Adam and Jamie buckle up and return their seats to the upright position to test what really is the best, most efficient way to board an airplane. Tory, Kari, and Grant find out if a bullet made of teeth or even bone is non-traceable.
The MythBusters test household myths: Could a vacuum cleaner explode while sucking up black powder? Could sunscreen scorch your skin? Could a piano crash through your roof? And finally could an exploding water heater extinguish a house fire?
MythBusters, a detective series, tries to validate urban myths using every tool at our disposal. The series is hosted by two "myth busters." One is a science/technology boffin, the other a trained skeptic. They investigate the claims of "true believers." Our investigators will exmaine three myths in each hour and at the end of each show they will reveal which, if any, has a basis in solid fact.
The MythBusters tackle congestion questions: testing shockwave jams, if a roundabout is better than a 4-way stop sign, if it's faster to drive than fly when your trip is under 400 miles, and if it's better to change lanes or stay put in heavy traffic.
The MythBusters use sexy science to tackle five captivating clichés about the laws of attraction including if men really do prefer blondes, if pheromone sprays really work, if bigger boobs equal bigger tips, and does a man's wealth really woo women?
The MythBusters go to vertigo-inducing heights to test: Could you bob for an apple when jumping from a 100-foot high bungee cord? And from a viral video, could you really play a match of tennis while both players are standing on top of an airplane's wing?
The MythBusters tackle some of Hollywood's favorite explosive scenarios. Could a hero really shoot a live grenade in midair and thus render it useless? Could you really contain a TNT explosion inside an ordinary object like a file cabinet or aquarium?
The MythBusters take on five filmic firearm cliches: Will a bent-barreled shot gun fire? Can you fire a gun in space? Will a gun dropped in a deep fryer go off? What weird items will stop a bullet? And does a neon sign really explode when hit by a bullet?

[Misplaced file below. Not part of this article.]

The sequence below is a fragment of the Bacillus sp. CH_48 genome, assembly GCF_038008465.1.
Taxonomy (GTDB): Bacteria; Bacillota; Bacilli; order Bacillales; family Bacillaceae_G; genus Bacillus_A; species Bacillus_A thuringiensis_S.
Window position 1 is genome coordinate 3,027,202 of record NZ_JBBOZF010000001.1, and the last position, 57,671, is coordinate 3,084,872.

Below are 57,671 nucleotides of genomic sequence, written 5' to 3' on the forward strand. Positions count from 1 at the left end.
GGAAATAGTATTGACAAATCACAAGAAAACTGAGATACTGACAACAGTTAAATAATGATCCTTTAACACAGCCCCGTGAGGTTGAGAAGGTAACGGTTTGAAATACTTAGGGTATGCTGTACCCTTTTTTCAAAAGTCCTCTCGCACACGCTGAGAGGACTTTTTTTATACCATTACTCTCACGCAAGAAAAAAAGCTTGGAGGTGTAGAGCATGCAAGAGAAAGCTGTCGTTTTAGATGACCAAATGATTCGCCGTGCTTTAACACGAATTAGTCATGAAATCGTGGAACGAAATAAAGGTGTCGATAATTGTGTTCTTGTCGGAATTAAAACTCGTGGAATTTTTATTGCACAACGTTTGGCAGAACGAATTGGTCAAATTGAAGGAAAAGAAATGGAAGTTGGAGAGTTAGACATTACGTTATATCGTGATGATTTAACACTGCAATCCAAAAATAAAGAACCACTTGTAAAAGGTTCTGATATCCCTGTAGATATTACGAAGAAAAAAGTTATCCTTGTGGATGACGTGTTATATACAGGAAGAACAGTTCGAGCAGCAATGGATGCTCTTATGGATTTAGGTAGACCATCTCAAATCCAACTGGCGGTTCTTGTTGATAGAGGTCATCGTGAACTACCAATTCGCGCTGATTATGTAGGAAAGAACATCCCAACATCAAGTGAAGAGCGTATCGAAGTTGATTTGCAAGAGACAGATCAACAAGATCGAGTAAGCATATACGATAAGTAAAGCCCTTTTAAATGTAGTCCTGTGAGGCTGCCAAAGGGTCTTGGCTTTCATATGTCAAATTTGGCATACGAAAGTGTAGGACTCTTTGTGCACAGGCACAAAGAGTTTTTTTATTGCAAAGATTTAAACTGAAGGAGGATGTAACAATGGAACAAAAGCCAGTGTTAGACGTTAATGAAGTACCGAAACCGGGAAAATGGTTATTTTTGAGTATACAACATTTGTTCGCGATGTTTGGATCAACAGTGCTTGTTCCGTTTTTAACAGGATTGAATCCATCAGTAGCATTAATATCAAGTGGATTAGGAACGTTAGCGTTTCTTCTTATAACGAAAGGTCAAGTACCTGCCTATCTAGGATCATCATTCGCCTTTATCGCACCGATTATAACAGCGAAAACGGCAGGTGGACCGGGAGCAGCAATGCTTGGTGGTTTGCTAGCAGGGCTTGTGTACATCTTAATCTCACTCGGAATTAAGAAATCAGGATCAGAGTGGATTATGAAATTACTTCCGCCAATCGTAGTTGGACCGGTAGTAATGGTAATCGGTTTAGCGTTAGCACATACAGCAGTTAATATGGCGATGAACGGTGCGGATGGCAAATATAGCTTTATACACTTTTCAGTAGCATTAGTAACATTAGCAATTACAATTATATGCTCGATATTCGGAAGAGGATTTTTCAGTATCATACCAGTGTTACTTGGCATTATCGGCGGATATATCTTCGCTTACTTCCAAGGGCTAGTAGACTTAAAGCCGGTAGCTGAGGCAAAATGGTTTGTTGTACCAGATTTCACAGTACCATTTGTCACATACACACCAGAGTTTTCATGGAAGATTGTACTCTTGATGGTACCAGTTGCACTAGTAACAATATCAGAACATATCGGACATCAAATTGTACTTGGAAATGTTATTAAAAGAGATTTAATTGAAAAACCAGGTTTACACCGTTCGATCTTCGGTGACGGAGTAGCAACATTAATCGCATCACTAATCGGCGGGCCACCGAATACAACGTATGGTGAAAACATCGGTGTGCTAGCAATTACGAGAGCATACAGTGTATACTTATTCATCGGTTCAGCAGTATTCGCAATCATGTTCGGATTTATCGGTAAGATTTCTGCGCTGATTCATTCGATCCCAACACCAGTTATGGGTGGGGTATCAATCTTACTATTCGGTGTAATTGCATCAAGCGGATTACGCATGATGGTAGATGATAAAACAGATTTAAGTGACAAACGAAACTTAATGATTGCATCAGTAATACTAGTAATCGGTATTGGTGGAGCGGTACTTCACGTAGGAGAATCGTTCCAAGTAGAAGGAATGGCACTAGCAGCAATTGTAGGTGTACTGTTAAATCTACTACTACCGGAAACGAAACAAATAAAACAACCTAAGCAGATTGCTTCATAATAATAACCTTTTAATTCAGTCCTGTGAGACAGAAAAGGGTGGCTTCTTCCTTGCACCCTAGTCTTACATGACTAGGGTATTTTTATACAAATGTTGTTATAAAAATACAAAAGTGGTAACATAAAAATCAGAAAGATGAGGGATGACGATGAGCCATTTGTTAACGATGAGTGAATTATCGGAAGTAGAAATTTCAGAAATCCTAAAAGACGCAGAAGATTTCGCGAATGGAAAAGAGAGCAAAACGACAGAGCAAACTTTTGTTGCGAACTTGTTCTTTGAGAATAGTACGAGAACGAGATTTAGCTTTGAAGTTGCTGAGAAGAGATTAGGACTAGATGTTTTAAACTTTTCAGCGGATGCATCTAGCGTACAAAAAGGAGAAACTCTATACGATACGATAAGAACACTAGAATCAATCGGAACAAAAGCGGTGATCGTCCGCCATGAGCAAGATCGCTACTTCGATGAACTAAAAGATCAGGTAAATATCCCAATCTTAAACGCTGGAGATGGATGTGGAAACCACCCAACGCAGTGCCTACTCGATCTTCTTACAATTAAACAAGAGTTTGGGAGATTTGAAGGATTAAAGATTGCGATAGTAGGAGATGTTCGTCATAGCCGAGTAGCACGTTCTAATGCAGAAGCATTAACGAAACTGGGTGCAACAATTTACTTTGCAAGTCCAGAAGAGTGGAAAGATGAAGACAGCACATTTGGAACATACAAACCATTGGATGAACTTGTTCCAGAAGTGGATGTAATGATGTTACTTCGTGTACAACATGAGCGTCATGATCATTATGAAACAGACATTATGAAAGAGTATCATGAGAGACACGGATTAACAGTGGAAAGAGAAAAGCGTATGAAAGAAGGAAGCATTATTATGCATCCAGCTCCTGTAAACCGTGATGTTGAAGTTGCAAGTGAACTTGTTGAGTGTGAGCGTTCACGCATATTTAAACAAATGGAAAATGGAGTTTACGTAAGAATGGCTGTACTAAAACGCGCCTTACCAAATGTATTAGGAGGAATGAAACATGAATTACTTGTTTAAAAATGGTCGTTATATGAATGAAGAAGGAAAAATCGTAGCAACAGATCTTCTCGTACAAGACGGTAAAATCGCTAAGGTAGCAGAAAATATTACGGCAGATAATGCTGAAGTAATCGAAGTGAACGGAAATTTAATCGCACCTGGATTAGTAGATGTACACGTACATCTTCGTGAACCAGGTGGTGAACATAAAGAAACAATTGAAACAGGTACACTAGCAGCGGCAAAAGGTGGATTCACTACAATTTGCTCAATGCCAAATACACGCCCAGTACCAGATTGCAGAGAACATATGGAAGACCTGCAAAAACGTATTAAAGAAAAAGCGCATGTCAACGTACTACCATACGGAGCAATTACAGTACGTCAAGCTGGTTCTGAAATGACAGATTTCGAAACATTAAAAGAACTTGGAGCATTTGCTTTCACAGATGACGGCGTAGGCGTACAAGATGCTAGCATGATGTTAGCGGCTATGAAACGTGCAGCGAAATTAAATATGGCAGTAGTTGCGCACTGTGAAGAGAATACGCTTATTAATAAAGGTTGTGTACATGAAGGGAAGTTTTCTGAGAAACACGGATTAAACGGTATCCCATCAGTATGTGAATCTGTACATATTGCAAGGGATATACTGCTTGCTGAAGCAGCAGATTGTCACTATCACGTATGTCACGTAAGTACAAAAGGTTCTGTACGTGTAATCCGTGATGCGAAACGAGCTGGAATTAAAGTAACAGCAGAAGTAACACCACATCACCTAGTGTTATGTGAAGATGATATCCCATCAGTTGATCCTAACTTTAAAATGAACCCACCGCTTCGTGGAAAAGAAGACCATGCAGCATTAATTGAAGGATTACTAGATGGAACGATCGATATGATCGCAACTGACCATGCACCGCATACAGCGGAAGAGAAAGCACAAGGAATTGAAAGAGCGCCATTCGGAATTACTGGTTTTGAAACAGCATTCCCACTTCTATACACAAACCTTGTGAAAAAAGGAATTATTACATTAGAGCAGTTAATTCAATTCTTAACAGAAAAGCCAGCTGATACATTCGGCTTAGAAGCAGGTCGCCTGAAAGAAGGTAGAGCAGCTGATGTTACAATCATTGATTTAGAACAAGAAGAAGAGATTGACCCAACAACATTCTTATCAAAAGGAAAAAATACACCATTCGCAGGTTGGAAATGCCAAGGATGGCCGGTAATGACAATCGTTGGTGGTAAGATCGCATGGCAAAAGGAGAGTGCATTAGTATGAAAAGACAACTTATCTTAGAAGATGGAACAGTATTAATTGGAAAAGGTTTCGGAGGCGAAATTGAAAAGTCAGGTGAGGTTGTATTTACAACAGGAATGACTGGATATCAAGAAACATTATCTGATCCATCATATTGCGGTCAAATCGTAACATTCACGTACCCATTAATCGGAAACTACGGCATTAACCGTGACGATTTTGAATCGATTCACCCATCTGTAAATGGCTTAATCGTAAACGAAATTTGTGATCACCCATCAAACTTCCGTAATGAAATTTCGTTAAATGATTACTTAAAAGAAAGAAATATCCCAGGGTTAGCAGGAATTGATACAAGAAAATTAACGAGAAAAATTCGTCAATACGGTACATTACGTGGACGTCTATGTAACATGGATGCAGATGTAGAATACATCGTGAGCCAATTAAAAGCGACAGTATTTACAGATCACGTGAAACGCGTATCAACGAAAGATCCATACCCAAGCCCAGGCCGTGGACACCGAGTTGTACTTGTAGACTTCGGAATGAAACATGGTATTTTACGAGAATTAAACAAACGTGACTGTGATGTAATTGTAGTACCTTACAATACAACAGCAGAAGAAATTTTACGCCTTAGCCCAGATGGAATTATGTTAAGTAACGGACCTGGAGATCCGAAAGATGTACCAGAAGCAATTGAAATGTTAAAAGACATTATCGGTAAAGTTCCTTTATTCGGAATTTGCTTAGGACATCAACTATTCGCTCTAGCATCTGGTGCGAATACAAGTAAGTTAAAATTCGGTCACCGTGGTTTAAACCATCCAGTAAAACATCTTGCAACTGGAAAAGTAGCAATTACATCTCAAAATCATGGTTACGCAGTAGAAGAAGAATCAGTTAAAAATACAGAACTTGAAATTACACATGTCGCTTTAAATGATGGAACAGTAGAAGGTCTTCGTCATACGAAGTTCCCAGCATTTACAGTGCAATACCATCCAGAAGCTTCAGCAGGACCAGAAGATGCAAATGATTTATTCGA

The MythBusters test three impossible idioms: Can you herd cats? Can you catch a greased pig? And can you cram 10 pounds of poop into a 5 pound bag?
After more than 10 years of testing impossible, dangerous and downright crazy myths that you shouldn't or couldn't try at home, the MythBusters investigate a host of myths that maybe you can!
The MythBusters test car chase cliches: Can you really share driving, change places, or dump the driver while moving at speed? Also, from the message boards, the team tests some fan-suggested deterrents for driving away cats, bears, and snakes.
It's wall-to-wall automotive mayhem, as the MythBusters drive through glass, plough through traffic, and fire an RPG at an SUV to take aim at classic Hollywood crash clichés.
In this moonshiner-inspired episode, the MythBusters find out if an exploding still really could blow your house down and if you really could use hooch to fuel an unmodified car on a "moonshine run".
Tory, Grant and Kari update the snowplow split myth with a rocket sled.
Kari Byron outlines differences between filming Mythbusters and Head Rush.
Jamie Hyneman tests whether he can put a bullet through a car engine.
Adam Savage jinxes any future attempt to waterproof ANYTHING.
Ancient Chinese warriors really wore armor made from paper? Yes. Yes, they did.
Sometimes the MythBusters eat food. And sometimes ... they just blow it up.
Adam Savage invites you to join him for a personal ritual.
See the results of this explosive MythBusters rocket car test.
Join Adam in marveling at the simplicity of Jamie Hyneman's giant bubble-maker.
Can a head dunked in liquid nitrogen freeze so fast it explodes on impact?
Adam naked? Catch some of these interesting and funny MythBusters outtakes.
Jamie gives his pursuer the slip by deploying vegetable oil from his spy car.
Tory, Kari and Grant try to create a new and improved Knock Your Socks Off leg.
A .50 caliber round is INCAPABLE of penetrating 25 watermelons.
The guys conduct initial tests for the myth that a human can outrun a race car.
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